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Canadian Geographic goes ice fishing

Ice fishing during an extreme cold warning on the wind-whipped south shore of Lake Winnipeg may not sound like a fun time, but editor Aaron Kylie thinks otherwise
  • Feb 19, 2015
  • 886 words
  • 4 minutes
Canadian Geographic editor Aaron Kylie with a 73.66-centimetre-long walleye caught through the ice on Lake Winnipeg near Matlock, Man., on Feb. 18, 2015. (Photo: Javier Frutos)
Canadian Geographic editor Aaron Kylie with a 73.66-centimetre-long walleye caught through the ice on Lake Winnipeg near Matlock, Man., on Feb. 18, 2015. (Photo: Javier Frutos)
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At first brush, ice fishing near the south shore of Lake Winnipeg in the middle of February during an Environment Canada extreme cold warning may not sound like a high-adrenalin, high-five inducing activity — but it is. When it takes just five minutes to land a big, 63.5-centimetre-long walleye for which the area is famous, your blood gets pumping and you start jonesing for another. Yes, ice fishing is addictive.

My excursion out on the so-called “hardwater” of Lake Winnipeg was the first event in a number of frosty fun outings in Winnipeg and area that had been arranged by Travel Manitoba to give me a sense of how the city and the province embrace winter and the infamously bone-chilling temperatures. If you’re a winter activity enthusiast, however, there are likely few places in Canada, if not the world, that offer such a great range of literally cool attractions.

Ice fishing about four kilometres north of the spit of land separating Lake Winnipeg from Neltey-Libau Marsh, about an hour drive from Winnipeg, may be the coolest. Fortunately for tourists and locals wishing to get a taste of the action, there are a number of guides in the area who’ll take you out on the ice and lead you on your way to fishing for a potential fish of a lifetime.

One of the region’s most well-respected guides is Jason Hamilton. Canadian Geographic art director Javier Frutos, acting as photographer, and I met Hamilton and his fellow guide for the day Paul Conchatre — the president of the Manitoba Lodges and Outfitters Association — in Matlock, Man., on the lake’s southwestern shoreline to make the trek out on the ice on Feb. 17, 2015.

Hamilton headed off for our day’s fishing spot on a snowmobile hauling a sled packed with gear, while Frutos and I hopped in Conchatre’s pickup to drive out on the lake to meet him. During the drive, a slow one, that bounced and bumped along over snow drifts and ice ridges, Conchatre filled us in on the details of how this particular fishing area has emerged as a go-to ice fishing location only in the last few years.

The nearby Red River, which enters the south end of Netley-Libau Marsh, has long been a popular angling hot spot for the area’s “greenback” walleye (so named for their unique colouring). Greenbacks are famed continent-wide for being particularly large, trophy-sized walleye specimens, which can measure more than 60-centimetres long. Over the last three to five years, though, those in the know have been steadily shifting their fishing focus to the south basin of Lake Winnipeg, north of the marsh. It’s here that anglers are hauling in the largest of the area’s greenbacks. And thanks to the lake’s enormous size, it’s actually much more accessible to the average angler in winter, making ice-fishing season the time to visit.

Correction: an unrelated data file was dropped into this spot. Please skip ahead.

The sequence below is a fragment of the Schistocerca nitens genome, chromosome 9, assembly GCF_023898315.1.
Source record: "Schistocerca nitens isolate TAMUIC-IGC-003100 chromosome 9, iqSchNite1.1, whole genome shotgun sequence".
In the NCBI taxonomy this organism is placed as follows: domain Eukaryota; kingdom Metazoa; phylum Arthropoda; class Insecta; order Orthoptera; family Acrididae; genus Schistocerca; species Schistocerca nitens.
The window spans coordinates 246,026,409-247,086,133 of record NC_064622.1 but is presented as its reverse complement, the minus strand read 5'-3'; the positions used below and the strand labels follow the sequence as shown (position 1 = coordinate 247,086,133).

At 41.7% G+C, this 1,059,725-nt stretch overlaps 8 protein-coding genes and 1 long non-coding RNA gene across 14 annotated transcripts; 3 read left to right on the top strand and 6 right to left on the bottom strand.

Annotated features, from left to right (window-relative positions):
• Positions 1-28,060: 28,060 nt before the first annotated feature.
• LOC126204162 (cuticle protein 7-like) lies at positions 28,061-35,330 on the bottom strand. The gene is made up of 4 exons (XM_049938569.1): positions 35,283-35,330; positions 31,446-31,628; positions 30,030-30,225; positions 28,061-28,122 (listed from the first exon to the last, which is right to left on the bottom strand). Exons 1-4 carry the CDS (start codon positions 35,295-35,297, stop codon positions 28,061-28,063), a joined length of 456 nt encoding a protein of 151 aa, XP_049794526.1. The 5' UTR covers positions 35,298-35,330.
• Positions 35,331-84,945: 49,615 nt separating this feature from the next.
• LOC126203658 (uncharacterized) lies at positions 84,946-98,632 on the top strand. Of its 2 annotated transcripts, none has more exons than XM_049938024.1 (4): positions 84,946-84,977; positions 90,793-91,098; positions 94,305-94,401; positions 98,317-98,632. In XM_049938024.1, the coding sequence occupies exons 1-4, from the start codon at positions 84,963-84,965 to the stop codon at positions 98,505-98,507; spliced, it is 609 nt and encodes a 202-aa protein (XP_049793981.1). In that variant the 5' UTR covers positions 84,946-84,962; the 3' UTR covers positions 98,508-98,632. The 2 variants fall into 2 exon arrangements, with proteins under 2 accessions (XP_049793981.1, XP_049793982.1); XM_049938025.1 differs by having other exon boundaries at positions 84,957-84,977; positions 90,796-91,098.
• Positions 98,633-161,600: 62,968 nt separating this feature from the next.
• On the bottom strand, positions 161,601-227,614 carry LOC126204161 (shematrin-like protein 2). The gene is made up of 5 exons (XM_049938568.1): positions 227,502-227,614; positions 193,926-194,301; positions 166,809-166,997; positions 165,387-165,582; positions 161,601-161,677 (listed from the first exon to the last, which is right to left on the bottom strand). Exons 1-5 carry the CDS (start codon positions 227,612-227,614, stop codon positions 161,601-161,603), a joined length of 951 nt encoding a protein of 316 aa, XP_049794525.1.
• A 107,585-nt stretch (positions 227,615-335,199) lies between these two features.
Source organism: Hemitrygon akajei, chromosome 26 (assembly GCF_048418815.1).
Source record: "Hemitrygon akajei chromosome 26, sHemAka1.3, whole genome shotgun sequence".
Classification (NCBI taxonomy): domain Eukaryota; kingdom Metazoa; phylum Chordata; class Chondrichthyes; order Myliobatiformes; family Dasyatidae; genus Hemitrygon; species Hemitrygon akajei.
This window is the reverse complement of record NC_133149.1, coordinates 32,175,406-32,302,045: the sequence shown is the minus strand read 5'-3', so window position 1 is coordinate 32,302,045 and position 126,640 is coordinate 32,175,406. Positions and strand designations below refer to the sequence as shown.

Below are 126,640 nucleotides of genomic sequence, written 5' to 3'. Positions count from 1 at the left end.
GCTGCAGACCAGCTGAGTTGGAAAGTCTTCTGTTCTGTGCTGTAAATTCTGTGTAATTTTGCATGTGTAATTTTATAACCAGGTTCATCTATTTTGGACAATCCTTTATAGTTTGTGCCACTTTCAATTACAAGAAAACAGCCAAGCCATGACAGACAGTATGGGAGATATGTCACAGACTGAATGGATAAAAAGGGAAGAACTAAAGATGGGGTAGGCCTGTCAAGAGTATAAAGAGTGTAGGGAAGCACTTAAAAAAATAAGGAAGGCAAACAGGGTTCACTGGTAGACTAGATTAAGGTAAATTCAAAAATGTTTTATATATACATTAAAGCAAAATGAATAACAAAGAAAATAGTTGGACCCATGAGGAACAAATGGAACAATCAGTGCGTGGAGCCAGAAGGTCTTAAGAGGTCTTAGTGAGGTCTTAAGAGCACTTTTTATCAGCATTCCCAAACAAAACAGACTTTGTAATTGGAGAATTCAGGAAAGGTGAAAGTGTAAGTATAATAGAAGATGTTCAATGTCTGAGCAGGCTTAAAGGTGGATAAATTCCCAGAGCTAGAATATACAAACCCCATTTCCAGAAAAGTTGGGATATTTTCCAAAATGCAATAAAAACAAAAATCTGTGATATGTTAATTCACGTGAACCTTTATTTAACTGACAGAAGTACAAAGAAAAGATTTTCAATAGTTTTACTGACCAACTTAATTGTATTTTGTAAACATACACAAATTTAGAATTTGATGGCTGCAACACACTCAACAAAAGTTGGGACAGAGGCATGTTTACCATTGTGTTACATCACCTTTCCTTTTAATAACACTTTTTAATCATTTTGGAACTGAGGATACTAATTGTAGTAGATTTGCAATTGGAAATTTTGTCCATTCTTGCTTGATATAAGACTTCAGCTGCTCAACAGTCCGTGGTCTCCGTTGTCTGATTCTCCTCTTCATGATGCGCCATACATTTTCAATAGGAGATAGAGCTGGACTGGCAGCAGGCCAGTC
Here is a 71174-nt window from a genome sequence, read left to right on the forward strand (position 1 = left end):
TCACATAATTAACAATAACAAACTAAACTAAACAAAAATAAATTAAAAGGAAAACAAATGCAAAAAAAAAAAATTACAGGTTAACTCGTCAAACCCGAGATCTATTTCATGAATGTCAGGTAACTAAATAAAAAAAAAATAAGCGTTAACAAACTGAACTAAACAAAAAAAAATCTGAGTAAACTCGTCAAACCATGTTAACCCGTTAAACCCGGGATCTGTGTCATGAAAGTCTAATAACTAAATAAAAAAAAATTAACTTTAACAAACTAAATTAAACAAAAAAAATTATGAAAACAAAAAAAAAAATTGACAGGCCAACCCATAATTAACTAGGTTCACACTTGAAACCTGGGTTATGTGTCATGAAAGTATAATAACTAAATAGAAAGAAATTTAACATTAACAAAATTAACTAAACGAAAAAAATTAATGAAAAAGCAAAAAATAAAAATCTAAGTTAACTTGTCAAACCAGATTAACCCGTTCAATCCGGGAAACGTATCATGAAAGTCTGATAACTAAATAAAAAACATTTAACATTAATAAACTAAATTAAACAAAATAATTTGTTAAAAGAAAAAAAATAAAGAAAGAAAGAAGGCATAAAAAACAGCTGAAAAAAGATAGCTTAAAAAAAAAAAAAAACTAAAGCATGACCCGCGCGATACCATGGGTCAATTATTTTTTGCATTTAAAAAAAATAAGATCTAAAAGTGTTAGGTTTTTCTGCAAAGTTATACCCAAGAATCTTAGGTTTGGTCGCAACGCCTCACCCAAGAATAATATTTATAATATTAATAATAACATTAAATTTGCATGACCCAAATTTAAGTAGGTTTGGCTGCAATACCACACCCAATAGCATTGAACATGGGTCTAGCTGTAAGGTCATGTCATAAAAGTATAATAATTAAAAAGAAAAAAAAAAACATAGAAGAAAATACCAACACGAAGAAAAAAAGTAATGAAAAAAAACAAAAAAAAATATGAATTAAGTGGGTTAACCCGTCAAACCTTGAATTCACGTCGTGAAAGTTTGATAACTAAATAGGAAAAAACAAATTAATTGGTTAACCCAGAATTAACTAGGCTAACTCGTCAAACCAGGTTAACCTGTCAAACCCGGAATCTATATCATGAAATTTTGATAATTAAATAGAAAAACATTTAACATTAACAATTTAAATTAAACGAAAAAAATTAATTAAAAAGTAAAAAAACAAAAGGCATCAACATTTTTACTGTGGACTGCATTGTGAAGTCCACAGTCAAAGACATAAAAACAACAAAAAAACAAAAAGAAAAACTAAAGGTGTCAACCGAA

Upon arrival at our fishing spot, Hamilton and Conchatre quickly erected a portable Clam ice-fishing hut — an essential piece of equipment to shield us from the chilly conditions on the lake known as “Big Windy” and where, on this day, the temperature is hovering around -30, without the wind chill). They then drilled holes through the 3.5 feet of ice and set up a portable propane-fueled heater, appropriately named Mr. Heater Big Buddy, which rapidly warmed the hut to a comfortable temperature. We were ready to fish.

In each of the three holes that were drilled, Hamilton set up up Vexilar flashers, a sonar-like device. The flasher unit makes the fishing relatively easy, as the bottom, the lure and any nearby fish, show up graphically —as coloured lines — on the screen. Connecting with the fish is basically as easy as ensuring lure and fish are on the same plane — although in practice, it’s slightly more complicated, of course. You have to jiggle and wiggle the lure just so to get the fish to bite. We fished using an ice rod-and-reel combo tipped with either a Live Target crankbait lure (which looks like a replica baitfish and has a fish-attracting rattle inside) or a fishing spoon with a salted minnow head hooked on for enticement.

In just minutes the four of us were bursting with excitement as that first 63.5-centimetre fish popped through the hole. Over the next six hours, we caught seven walleye, measuring from about 48 centimetres long to a true Lake Manitoba greenback trophy of 73.66 centimetres. As Frutos snapped photos of the monster fish, Hamilton joyously proclaimed, “That’s why people come to Lake Winnipeg. That’s it in a nutshell.”

Indeed, take it from me: Catch one, and you can’t wait for the next.

The ice fishing season on Lake Winnipeg runs from ice up until the end of March annually. Seasons are similar throughout the rest of the province. There are dozens of ice fishing hot spots in Manitoba and numerous guide/outfitting
services. Visit and search for ice fishing to see listings of those offering such services. Anglers must purchase a Manitoba fishing licence, and remember to dress for the conditions, in layers. It does get cold out there if you’re not prepared.

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This story is from the Canadian Geographic Travel: Summer 2015 Issue

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